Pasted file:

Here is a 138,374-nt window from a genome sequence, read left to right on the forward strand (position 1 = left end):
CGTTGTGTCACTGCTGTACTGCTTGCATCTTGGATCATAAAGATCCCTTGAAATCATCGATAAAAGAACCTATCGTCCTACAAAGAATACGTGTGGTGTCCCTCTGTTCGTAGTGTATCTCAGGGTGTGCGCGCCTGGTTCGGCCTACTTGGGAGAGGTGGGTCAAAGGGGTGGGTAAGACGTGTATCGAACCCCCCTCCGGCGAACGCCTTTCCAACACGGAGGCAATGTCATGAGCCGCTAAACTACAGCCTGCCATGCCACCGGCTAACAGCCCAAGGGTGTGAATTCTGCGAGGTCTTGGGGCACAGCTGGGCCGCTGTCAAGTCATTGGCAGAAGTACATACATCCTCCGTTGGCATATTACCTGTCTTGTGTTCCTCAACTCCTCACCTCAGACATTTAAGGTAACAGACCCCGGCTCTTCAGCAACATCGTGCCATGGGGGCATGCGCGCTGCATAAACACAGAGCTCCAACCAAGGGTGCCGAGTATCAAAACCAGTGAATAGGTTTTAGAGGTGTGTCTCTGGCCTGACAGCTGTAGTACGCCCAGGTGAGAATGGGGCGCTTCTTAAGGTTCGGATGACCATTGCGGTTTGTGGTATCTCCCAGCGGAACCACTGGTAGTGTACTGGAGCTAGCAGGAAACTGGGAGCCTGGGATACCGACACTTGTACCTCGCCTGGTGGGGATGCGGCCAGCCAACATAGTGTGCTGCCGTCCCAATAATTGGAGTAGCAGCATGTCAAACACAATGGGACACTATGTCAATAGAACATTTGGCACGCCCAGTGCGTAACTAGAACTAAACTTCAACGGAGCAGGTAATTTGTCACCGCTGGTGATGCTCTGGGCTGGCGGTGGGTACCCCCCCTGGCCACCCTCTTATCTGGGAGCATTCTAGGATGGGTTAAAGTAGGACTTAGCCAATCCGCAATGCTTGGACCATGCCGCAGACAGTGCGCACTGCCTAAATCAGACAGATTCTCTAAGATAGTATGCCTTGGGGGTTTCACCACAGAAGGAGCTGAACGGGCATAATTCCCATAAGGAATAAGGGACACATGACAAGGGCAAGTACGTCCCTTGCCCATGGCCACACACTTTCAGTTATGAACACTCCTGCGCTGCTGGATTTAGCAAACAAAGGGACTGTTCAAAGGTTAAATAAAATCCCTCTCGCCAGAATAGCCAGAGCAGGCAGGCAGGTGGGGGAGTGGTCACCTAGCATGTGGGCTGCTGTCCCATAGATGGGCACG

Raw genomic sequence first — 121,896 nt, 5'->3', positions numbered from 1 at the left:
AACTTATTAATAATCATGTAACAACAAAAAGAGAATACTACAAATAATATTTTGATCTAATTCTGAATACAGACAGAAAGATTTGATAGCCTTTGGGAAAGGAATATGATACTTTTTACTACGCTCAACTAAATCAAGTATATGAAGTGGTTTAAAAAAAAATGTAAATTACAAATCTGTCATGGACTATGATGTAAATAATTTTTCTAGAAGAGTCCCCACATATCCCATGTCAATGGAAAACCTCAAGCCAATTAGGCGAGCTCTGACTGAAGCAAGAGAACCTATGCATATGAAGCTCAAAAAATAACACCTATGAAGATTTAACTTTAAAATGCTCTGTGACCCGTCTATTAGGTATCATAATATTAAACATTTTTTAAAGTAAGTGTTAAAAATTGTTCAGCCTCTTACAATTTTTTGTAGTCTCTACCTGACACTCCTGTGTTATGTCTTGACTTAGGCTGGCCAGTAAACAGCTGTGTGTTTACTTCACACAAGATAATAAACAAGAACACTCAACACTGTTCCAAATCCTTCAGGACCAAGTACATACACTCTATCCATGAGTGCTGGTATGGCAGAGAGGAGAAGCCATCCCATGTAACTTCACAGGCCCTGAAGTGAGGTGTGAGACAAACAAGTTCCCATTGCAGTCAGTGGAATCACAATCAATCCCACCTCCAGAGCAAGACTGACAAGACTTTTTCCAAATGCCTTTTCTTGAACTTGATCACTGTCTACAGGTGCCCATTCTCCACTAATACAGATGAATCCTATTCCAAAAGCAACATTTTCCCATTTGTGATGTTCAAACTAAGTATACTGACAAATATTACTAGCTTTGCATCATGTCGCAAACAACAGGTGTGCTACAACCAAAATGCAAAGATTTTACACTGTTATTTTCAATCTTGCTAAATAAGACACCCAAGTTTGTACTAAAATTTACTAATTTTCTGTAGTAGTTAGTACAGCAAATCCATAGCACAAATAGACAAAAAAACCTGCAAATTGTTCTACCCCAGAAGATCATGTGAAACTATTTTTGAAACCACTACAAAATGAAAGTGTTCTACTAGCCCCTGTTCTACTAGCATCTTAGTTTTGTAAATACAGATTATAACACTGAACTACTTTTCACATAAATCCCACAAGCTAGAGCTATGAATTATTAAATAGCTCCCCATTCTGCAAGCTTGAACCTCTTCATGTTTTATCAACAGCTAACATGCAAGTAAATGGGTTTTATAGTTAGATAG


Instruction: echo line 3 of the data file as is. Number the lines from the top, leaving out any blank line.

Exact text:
Raw genomic sequence first — 121,896 nt, 5'->3', positions numbered from 1 at the left: